5. Palettable.io (Free)
Palettable is an interactive color palette tool that walks you through the entire color selection process. It will show you a single color first and ask you whether you like it or not. If you do, it will show you a related color, asking for your preferences again. And so on until you have an entire palette of colors that go well together. Works just like Coolors, except it gives you way more control.
6. Sip (Paid)
There comes a point in every designer’s career when their selection of colors becomes too large and unmanagement. If you’re in such a situation, you’ll love the Sip app for Mac. This app helps you select and manage colors from a single platform. Use it to select multiple colors from pictures in one go, create palettes, and export colors for quick use in your designs. All priced at just $9.99.
7. ColorHunter (Free)
Want to make an entire color palette from a single picture? Then this little tool will come in handy. Just upload a picture and watch it create a palette of up to five colors from it.
8. Adobe Color CC (Free)
Adobe Color CC, formerly called ‘Kuler’, is a tool to create color palettes. You can pick a set of base colors and create entire palettes based on different color harmonies (‘analogous’, ‘monochromatic’, etc.). If you’d rather pick something created by others, there is an ‘Explore’ option as well to find popular palettes made by other designers.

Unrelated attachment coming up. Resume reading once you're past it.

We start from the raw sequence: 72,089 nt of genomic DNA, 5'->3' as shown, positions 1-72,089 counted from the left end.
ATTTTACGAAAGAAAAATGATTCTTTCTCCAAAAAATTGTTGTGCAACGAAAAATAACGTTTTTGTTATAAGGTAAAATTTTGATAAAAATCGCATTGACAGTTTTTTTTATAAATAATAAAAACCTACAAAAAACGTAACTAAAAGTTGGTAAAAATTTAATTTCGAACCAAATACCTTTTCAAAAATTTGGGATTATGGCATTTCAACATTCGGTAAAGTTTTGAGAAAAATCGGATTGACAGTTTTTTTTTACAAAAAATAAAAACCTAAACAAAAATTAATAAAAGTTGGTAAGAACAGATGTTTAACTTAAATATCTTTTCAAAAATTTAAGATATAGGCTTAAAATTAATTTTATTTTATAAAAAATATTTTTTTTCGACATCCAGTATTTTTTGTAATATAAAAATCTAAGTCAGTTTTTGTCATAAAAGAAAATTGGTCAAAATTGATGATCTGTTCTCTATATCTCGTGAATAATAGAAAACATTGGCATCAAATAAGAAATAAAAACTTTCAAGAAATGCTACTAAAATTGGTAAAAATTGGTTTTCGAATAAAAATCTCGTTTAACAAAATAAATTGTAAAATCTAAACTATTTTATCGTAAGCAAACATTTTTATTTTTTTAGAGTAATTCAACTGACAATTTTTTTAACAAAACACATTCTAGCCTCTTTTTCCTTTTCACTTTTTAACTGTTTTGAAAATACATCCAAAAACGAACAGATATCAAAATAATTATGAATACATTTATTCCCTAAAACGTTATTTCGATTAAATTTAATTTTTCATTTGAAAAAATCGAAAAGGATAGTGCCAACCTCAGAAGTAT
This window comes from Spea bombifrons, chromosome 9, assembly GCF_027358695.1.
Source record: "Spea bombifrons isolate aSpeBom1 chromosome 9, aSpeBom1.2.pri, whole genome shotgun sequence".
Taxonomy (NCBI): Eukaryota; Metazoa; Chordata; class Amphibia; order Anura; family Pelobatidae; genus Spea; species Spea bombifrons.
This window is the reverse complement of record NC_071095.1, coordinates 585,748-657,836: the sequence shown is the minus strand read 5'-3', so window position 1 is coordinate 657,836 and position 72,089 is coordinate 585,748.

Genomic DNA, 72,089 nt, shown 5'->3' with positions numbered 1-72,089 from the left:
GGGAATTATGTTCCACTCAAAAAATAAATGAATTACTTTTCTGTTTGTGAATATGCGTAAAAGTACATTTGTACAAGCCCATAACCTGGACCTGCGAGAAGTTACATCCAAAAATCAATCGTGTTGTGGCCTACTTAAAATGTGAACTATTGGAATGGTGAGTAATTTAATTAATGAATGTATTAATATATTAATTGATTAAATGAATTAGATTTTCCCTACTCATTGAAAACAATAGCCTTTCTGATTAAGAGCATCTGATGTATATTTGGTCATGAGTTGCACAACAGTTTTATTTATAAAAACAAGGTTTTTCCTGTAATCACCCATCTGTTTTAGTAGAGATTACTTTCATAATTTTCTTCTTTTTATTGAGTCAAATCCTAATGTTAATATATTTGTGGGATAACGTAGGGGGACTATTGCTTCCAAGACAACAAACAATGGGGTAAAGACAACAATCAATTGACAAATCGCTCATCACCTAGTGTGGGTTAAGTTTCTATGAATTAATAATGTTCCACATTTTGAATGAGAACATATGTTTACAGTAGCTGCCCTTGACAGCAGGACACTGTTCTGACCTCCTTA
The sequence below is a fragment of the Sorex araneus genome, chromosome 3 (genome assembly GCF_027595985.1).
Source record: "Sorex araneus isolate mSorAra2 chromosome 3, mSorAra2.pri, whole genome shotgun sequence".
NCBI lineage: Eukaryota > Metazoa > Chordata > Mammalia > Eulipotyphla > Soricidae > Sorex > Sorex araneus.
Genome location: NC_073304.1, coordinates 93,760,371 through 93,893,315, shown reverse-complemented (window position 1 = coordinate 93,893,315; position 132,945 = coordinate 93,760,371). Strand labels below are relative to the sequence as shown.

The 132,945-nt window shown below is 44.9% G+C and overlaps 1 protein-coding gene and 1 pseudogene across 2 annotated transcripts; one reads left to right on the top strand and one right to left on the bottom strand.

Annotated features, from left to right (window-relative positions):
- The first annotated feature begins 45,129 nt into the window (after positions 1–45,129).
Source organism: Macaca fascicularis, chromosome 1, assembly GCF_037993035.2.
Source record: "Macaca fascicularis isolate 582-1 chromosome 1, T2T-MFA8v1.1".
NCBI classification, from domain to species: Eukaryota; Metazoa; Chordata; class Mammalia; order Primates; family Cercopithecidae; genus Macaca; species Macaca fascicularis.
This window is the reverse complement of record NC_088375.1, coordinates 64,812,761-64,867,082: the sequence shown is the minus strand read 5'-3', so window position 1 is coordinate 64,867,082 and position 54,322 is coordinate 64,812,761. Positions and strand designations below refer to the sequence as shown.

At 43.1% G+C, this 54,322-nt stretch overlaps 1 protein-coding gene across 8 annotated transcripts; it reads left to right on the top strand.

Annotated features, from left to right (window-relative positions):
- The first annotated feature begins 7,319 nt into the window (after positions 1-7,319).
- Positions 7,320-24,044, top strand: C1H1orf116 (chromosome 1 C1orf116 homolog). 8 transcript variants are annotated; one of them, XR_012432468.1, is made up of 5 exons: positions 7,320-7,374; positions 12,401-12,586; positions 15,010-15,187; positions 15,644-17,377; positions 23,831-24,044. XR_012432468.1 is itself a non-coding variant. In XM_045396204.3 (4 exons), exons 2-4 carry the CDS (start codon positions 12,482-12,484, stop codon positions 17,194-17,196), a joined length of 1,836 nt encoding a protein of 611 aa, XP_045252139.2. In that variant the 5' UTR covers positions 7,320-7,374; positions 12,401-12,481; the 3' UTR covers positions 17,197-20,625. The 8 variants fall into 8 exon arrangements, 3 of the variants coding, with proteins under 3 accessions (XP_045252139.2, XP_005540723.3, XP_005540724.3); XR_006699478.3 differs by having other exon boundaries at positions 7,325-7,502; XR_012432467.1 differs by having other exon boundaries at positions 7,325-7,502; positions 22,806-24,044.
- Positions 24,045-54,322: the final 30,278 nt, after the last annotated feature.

9. Pantone (Free & Paid)
There are few companies in the world that have as big an influence on global fashion as Pantone. The colors Pantone picks for its semi-annual selection often decides the fashion colors of the season. While its offerings are targeted towards the fashion industry, designers should keep an eye on Pantone’s website to know what’s in, what’s not.
One of the great joys of being a designer is watching your ideas come to life. But before you can take an idea from conception to production, you have to make a wireframe and eventually, a prototype.
These prototyping and wireframing resources will help you get your ideas off the ground:
1. Proto.io (Paid)
Proto.io is a prototyping tool that will help you create prototypes that look and feel just like your final app. The best part? You don’t have to write a single line of code to create this virtual app. You can even collect feedback on the prototype right in the app itself.
2. InVision (Paid)
InVision is like Proto, except that it’s even more powerful. You can use it to create detailed prototypes of your final apps, including testing them with real users. Supports features like navigation workflows, element libraries, wireframing, and collaboration tools.
3. UIStencils.com (Paid)
While software is nice, nothing beats the speed and convenience of paper. But sketching out UI elements on paper by hand is neither convenient nor pretty.
This is where UIStencils.com helps. These are stencils for common UI elements like buttons, icons, etc. Use them on paper to create user-interfaces that don’t just look good, but are also accurate in size.
4. Sketch (Paid)